Four reasons Democrats lost in 2014

It is the morning after the election. 

The sun came up, the dog got fed and, as always, the coffee tasted great. 

Both the loser and the victor gave fine speeches last night.

But there is something different in the air this morning. There is a sense of definition and certainty. Scott Walker won his third election in four years. He will be governor of Wisconsin for the next four years, unless he becomes a presidential candidate and wins in 2016. Now we have a clear opportunity to get some work accomplished together, without the shrill distraction of daily protests and a recall.

No matter your political leanings, you have to respect Scott Walker. He and his family have withstood a lot. He has earned his success. And he has connected with the majority of voters in three consecutive elections, against some of the strongest opposition and inspection faced by a governor anywhere in our country, ever.

Say what you like, but with his third resounding victory he has a mandate. And with it he has a great opportunity to become everyone’s governor, free from the incessant discord of the last four years. 

As for the Dems, they have some heavy lifting to do. There is a need for a new Democratic Party that speaks more directly to the working people of the private sector, and not special interests. (Yes, the Dems curry favor with special interests, too.) 

Face it. Scott Walker reached voters consistently in a way the Democratic candidates didn’t. You can’t lose three elections in a row and blame it on the other guy, or the Kochs, or whine that the sun was in your eyes. You have to own your defeat and search hard for the reasons for it. Here are a few.

First, the Dems underestimated Scott Walker. He is a formidable politician, and any military strategist will tell you that the best way to lose a war is to underestimate your opponent. 

Secondly, the Dems will have to accept the truth that many of their wounds were self-inflicted. The Flight of the Fourteen from Madison will take a long time to live down, because those fourteen didn’t flee for women’s rights or marriage equality or the legalization of weed or to close our abysmal racial achievement gap. They fled town because their cash stream from the public unions was in play. They fled the state for seven percent of the population. There isn’t a bookie in the world who would call that a smart play.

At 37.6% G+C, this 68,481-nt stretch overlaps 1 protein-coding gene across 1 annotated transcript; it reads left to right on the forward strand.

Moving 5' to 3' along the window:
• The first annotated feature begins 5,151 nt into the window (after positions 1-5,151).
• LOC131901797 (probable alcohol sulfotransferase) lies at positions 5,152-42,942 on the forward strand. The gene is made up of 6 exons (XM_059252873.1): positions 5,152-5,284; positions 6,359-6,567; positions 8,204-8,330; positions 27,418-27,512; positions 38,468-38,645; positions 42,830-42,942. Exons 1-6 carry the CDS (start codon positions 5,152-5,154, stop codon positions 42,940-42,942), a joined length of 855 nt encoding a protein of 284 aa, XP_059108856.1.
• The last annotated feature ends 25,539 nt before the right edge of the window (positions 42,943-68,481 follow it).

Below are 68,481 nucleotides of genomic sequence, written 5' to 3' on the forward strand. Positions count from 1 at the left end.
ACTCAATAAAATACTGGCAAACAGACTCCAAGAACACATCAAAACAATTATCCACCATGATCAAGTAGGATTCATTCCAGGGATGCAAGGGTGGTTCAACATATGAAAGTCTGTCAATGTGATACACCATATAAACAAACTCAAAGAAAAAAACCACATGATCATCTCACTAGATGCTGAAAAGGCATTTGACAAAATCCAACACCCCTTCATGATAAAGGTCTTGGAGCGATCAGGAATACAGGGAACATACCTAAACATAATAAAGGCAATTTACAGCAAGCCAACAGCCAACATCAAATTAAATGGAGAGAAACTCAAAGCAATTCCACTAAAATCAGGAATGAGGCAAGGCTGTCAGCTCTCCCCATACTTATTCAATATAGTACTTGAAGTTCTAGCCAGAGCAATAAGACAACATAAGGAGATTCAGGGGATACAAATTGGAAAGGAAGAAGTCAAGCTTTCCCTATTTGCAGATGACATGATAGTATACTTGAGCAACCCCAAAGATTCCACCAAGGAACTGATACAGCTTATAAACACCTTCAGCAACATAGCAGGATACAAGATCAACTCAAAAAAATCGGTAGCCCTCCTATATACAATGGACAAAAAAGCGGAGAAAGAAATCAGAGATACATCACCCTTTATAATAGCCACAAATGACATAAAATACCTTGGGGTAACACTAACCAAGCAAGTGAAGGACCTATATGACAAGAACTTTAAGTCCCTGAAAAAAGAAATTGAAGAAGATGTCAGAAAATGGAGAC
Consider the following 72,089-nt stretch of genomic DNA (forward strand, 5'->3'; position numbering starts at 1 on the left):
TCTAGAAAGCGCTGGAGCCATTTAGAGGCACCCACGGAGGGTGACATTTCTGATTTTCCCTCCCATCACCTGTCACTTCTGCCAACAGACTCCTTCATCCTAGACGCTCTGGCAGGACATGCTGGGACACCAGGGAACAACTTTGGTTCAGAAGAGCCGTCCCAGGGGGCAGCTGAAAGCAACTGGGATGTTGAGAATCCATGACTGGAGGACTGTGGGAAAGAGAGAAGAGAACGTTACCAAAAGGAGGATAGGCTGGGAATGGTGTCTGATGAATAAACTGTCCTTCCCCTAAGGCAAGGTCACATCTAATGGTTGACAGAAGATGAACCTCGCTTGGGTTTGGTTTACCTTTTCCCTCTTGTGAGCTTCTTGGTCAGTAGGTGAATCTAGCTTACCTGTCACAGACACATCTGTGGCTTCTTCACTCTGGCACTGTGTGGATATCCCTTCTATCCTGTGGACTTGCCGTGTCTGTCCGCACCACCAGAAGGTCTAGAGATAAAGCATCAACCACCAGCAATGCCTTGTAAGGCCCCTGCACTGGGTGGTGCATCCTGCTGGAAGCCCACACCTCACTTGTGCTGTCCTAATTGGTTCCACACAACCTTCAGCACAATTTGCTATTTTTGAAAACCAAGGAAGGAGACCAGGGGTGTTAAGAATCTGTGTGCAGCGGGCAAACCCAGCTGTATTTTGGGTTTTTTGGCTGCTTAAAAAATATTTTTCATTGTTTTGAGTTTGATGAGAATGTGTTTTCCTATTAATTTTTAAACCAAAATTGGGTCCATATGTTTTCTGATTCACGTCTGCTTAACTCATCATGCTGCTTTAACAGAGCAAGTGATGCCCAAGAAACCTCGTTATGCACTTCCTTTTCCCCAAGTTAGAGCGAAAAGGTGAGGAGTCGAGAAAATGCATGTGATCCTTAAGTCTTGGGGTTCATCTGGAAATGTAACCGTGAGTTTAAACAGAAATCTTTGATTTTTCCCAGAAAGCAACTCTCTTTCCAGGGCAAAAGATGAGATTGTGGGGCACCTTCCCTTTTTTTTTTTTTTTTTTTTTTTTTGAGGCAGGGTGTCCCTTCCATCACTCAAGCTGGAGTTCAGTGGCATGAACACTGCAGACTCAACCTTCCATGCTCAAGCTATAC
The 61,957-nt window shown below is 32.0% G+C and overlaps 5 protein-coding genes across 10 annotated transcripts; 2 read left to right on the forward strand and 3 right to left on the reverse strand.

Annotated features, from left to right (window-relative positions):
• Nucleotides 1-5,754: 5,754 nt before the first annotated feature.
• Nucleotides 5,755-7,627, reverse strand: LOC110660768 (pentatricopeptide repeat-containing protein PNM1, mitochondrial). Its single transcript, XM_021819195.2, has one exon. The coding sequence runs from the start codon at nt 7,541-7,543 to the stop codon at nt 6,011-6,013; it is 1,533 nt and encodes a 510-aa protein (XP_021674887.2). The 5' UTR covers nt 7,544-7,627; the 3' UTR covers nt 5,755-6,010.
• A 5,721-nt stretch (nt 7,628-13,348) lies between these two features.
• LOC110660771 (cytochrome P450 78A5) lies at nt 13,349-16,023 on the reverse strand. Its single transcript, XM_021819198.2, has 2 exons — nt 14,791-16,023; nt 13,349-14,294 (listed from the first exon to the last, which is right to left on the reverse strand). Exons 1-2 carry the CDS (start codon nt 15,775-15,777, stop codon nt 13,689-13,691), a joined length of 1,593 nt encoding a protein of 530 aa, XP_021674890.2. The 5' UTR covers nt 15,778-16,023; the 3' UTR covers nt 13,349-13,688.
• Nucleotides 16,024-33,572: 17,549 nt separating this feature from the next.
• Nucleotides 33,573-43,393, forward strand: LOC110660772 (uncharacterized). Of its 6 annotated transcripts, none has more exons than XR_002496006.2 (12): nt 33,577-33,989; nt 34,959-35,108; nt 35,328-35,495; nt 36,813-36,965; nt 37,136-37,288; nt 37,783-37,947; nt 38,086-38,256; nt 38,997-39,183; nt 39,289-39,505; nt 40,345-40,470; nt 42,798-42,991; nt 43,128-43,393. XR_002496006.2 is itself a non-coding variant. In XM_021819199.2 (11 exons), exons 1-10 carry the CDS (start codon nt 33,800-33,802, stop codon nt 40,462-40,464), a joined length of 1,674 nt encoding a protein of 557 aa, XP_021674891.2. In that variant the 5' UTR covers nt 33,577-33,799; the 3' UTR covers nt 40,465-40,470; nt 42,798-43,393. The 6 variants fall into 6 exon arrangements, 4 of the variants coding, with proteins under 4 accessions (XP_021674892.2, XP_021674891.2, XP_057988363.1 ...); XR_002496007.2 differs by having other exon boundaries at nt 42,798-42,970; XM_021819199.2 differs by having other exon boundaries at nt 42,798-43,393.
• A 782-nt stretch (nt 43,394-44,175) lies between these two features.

Thirdly, the Dems have to see outside of Madison. They spend far too much time peering at the state through the 608 prism.

But most importantly, Dems have to reexamine their attitude. Throughout the last four years there has been an unmistakable tone of condescension emanating from them. As in, “How can people vote against their own self-interests?” As if somehow they know what is best for us, the great unwashed masses, while never understanding that it is their own condescension that made for a losing strategy three times in a row.

To this writer, this attitude most manifested itself in the rhetoric about Scott Walker’s education. There was an endless stream of language on message boards that called Scott Walker a “buffoon” or an “idiot” because he didn’t graduate from college.

Of all the Dem rantings, this one bothered me the most. First, because it’s an insult to every farmer, welder, carpenter, plumber or store clerk in the state who doesn’t have a degree. Which, by the way, makes up more than seventy percent of Wisconsin’s population.

And secondly, it is incredibly wrong, not to mention politically stupid, to insult good, hard-working people.

The fact that Scott Walker became governor without a college degree makes me respect him more, not less.

And this is where the Democrats failed. They somehow became effete, when what they really needed to do was spend more time with citizens outside of government—citizens who have more calluses than degrees.

Regardless, here’s hoping the next four years are good ones for our state. And that Scott Walker listens to his better angels and reaches across the aisle, so that all may prosper.

Who knows? With a national play in sight, perhaps Scott Walker will rethink the wisdom of a minimum wage hike and marriage equality.

And Scott, don’t forget the legalization of weed.

Because every American, regardless of politics, likes the Allman Brothers and pizza.

Madison-based television producer John Roach writes this column monthly. Reach him at johneroach@mac.com

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